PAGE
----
Doctoral Dissertations

Abstract

"A sintering study has determined the sintering characteristics of a conventionally prepared charge and a pelletized charge. The conventional charge was prepared by tumbling the moist ingredients. The pelletized charge was prepared by coating the return sinter with a layer of new material in a pelletizing drum to form pellets. A laboratory batch sinter pot was used for all tests. The effects of several variables were investigated using both statistical and classical experimental designs. The independent variables which were investigated were proportion of returns, moisture content, air flow, bed height, size distribution of the returns, ignition time, and recycle of off gases. The dependent variables were sulfur elimination, sinter strength, production rate of sinter, permeability of the sinter bed, and bed temperature. The sinter properties of a conventionally prepared charge are strongly dependent on water content while the sinter properties of a pelletized charge are not strongly influenced by the independent variables except air flow and recycle of off gases. The production rate for both conventional and pelletized charges is proportional to the air flow. However, a pelletized charge gives higher sinter production rates and higher sinter quality. Recycle of off gas has a large deleterious effect on both sinter quality and sinter production rate. A dynamic computer model of the sintering process has been developed which partially describes the thermal and chemical response of the sintering process to a wide variety of sintering conditions"--Abstract, page ii.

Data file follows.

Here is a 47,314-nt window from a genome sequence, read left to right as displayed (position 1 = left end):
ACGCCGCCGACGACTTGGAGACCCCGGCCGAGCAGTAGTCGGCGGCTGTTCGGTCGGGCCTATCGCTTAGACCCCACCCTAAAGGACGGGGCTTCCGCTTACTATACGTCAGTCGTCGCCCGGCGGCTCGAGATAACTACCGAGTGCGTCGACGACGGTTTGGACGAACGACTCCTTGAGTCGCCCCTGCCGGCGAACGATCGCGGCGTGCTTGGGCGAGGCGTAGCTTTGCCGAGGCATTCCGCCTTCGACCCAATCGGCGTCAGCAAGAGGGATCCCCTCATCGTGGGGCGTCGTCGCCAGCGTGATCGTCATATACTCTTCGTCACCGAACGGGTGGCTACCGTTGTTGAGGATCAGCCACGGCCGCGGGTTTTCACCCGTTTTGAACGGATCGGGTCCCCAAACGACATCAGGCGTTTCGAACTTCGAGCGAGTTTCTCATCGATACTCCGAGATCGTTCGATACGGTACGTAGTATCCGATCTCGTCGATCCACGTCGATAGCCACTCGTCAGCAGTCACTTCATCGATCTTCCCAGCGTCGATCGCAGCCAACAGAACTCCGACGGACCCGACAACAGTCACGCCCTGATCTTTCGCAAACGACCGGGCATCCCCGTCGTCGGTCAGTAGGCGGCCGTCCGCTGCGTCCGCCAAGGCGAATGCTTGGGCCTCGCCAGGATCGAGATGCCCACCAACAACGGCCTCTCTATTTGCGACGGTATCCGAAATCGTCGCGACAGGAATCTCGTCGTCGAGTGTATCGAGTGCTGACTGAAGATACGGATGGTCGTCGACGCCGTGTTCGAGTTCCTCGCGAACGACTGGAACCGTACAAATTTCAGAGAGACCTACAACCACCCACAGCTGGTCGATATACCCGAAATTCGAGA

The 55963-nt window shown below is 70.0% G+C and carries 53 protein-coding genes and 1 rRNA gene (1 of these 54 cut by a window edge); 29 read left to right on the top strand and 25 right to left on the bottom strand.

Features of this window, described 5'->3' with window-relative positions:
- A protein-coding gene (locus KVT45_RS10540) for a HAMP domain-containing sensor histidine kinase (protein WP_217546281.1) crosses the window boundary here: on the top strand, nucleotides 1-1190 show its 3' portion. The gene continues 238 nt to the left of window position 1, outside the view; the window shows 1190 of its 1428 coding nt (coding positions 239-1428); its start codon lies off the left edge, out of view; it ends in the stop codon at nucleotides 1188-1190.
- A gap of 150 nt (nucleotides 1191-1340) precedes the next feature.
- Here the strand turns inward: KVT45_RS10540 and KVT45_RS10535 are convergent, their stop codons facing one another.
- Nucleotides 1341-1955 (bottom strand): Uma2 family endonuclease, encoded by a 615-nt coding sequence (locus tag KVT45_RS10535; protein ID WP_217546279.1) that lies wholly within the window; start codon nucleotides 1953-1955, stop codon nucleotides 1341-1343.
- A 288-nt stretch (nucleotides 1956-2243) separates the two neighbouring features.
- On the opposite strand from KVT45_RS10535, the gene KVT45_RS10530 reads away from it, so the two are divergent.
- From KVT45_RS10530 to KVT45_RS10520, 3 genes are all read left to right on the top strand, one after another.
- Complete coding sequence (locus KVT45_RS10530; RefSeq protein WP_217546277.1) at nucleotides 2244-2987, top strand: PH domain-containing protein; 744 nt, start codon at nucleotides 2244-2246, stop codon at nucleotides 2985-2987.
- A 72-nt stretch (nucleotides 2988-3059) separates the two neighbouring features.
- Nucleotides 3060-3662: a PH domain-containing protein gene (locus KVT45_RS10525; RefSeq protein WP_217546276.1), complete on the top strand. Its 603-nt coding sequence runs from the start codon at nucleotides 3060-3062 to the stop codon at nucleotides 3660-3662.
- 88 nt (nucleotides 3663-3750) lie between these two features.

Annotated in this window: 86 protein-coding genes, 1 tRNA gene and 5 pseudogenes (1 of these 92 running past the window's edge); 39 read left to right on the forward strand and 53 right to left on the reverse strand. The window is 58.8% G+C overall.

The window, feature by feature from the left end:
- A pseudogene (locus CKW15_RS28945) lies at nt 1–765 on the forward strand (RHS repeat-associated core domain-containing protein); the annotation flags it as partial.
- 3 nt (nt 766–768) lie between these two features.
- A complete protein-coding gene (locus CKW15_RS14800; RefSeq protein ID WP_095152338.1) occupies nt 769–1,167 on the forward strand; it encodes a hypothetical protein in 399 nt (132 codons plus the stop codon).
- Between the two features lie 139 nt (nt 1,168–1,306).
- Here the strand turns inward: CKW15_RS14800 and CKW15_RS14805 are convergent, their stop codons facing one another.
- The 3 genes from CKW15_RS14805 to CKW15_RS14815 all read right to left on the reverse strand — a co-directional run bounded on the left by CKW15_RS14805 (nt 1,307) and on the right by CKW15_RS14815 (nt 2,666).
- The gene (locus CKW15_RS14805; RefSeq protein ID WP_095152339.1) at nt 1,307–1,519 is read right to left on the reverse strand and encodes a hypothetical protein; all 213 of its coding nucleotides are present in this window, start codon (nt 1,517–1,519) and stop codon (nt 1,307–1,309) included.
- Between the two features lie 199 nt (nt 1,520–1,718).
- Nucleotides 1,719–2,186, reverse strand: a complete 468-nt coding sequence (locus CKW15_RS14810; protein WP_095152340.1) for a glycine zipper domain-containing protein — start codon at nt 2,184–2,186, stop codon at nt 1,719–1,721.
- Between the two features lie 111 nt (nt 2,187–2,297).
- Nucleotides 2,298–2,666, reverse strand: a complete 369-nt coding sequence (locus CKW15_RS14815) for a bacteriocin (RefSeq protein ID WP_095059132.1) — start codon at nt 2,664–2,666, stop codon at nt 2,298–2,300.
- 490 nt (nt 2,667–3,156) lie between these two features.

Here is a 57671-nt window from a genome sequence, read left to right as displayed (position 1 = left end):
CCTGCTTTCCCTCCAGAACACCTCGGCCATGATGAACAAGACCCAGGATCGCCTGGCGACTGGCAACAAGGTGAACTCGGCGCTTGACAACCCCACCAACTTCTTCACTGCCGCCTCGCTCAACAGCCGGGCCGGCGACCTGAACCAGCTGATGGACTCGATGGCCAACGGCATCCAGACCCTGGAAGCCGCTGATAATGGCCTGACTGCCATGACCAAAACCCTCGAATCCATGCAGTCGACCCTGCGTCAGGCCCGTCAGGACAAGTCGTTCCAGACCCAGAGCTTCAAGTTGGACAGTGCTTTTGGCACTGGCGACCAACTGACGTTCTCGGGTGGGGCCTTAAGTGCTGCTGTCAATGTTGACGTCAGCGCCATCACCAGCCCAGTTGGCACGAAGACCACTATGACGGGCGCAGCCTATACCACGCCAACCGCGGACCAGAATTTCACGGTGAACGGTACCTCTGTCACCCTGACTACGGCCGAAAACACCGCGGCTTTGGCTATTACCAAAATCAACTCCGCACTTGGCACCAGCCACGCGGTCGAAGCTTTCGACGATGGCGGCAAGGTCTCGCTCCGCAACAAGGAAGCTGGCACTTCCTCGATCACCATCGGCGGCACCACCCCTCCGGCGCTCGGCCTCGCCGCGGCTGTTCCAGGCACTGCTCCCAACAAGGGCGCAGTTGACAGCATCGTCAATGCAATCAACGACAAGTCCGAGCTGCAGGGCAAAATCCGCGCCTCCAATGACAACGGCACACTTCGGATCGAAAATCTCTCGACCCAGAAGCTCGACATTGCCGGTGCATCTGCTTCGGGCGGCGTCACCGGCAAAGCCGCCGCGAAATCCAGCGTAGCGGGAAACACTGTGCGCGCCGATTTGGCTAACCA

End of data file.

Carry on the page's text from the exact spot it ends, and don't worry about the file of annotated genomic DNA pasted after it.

Advisor(s)

Morris, Arthur E., 1935-

Committee Member(s)

O'Keefe, T. J. (Thomas J.)
Kisslinger, Fred, 1919-2010
Mollenkamp, Robert A.
Lewis, Gordon

Department(s)

Materials Science and Engineering

Degree Name

Ph. D. in Metallurgical Engineering

Sponsor(s)

AMAX Lead Company (Boss, Missouri)

Publisher

University of Missouri--Rolla

Publication Date

1979

Pagination

xii, 290 pages

Note about bibliography

Includes bibliographical references (pages 97-99).

Rights

© 1979 John Robert Knoepke, All rights reserved.

Document Type

Dissertation - Restricted Access

File Type

text

Language

English

Thesis Number

T 4497

Print OCLC #

6438619

Electronic OCLC #

1044757694

Link to Catalog Record

Electronic access to the full-text of this document is restricted to Missouri S&T users. Otherwise, request this publication directly from Missouri S&T Library or contact your local library.

http://laurel.lso.missouri.edu/record=b1064326~S5

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